Students voice concerns at accreditation meeting

Victoria Garcia

Tuesday, an open session for students regarding Washburn University’s re-accreditation brought forward requests ranging from more diversity to healthier food options.

Organized as an encouragement for students to participate in the re-accreditation process, the hour-long meeting attracted only a small handful of those willing to speak about the strengths and weakness of Washburn University.

The main focus of attendees’ complaints centered on the lack of healthy food selections in the Memorial Union. Several vegetarians expressed the need for more options.

Washburn student Paige Stonerock finds frustration in her struggle to find affordable, healthy food on campus.

“We need more fresh produce, especially in the salad bar,” said Stonerock.

Stonerock also brought forth the topic of a 24-hour computer lab, fully equipped with all the software and applications that many students need but the computers on campus lack.

“Washburn needs to create a more flexible and supportive environment for their students,” said Stonerock.

Every 10 years the university goes through the re-accreditation process. While it would take a dramatic experience for a university to lose its accreditation status, creditors were still interested in the perspectives and opinions of the Washburn students in regards to their campus.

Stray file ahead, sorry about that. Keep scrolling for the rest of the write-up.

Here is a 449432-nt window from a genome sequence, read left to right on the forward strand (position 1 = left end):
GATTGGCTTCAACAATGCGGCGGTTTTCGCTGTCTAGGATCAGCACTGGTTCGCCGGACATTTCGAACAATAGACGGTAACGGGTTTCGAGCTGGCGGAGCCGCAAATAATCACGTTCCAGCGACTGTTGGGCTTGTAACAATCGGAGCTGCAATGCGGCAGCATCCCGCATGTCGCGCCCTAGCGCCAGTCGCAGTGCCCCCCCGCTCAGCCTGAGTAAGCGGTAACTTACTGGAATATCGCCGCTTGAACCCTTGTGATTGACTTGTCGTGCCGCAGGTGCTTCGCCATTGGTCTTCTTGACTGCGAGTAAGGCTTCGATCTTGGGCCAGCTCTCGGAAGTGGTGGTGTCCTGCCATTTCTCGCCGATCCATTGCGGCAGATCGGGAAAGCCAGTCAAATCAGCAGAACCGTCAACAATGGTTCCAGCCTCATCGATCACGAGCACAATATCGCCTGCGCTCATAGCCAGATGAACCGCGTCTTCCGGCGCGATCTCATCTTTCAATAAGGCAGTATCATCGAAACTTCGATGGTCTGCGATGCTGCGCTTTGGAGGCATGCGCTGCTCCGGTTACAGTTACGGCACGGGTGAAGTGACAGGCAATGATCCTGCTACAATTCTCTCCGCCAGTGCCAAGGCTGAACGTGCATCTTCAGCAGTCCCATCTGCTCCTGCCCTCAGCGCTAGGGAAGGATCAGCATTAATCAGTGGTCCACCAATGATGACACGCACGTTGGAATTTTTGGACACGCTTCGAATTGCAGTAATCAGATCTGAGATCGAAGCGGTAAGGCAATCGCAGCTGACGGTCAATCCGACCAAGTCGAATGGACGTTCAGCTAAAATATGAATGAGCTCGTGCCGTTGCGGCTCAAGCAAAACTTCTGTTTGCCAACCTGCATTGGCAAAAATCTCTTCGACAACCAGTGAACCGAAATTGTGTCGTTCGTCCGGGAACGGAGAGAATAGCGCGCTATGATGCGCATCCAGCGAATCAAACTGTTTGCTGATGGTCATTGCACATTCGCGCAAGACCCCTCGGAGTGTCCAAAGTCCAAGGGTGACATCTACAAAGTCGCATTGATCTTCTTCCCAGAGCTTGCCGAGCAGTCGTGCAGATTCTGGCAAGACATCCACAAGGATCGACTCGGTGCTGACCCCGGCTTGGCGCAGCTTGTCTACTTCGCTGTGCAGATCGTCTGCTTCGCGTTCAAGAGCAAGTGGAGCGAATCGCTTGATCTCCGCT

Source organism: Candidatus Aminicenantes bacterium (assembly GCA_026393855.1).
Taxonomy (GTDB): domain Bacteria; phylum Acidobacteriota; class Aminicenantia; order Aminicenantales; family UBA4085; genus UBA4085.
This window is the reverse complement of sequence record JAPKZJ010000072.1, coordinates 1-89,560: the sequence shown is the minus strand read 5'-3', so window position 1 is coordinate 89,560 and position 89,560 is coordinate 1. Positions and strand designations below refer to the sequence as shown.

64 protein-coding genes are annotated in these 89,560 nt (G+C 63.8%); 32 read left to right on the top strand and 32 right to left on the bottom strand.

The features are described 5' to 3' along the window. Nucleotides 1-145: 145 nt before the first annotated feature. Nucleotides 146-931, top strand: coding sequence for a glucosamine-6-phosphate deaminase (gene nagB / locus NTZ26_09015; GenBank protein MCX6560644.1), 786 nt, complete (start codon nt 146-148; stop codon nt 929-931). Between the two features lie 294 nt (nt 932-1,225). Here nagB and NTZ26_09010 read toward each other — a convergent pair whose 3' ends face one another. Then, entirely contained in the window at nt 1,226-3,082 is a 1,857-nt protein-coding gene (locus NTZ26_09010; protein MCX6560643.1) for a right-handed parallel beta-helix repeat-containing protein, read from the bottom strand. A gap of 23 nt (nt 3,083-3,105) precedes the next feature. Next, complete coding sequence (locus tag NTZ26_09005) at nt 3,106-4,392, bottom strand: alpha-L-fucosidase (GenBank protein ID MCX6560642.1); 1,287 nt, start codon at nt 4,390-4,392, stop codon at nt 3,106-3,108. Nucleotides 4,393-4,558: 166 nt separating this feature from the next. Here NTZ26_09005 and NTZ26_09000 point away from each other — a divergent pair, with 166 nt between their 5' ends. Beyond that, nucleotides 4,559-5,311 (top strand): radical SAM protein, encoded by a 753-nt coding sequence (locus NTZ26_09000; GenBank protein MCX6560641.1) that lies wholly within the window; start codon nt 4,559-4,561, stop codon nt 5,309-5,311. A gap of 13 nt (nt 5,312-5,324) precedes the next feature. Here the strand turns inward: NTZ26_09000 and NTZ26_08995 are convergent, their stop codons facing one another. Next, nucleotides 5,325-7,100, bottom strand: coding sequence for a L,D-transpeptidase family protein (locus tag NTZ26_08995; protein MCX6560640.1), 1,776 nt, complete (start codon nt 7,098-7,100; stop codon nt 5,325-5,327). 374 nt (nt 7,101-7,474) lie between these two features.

Amy Billinger, vice president of the Washburn Student Government Association, found the meeting effective in the sense that she and WSGA president Whitney Philippi got the chance to hear the concerns of students. However, she thought the intent of the students’ roles in the meeting should have been better explained, as some students were unsure how their perspectives fit into the overall re-accreditation process.

“We hope to look into some of the complaints and requests brought forward by the students and see if we can take the steps to make any of those changes,” said Billinger.

Washburn student Resa Boydston took advantage of the open forum meeting to voice concerns and frustrations in regard to the effectiveness of the university’s sexual harassment policy.

“It felt really good to voice my opinion regarding issues I felt were important to me. I actually felt someone actually listened,” said Boydston. “This was the first time I had ever participated in this forum and am glad they took the time to talk to the students.”

Overall, Boydston, along with Stonerock, believed the experience was a positive one in that it generated conversation about change.

“I am proud of my school,” said Boydston. “I love my WU and want to make it better for all those who come after me.”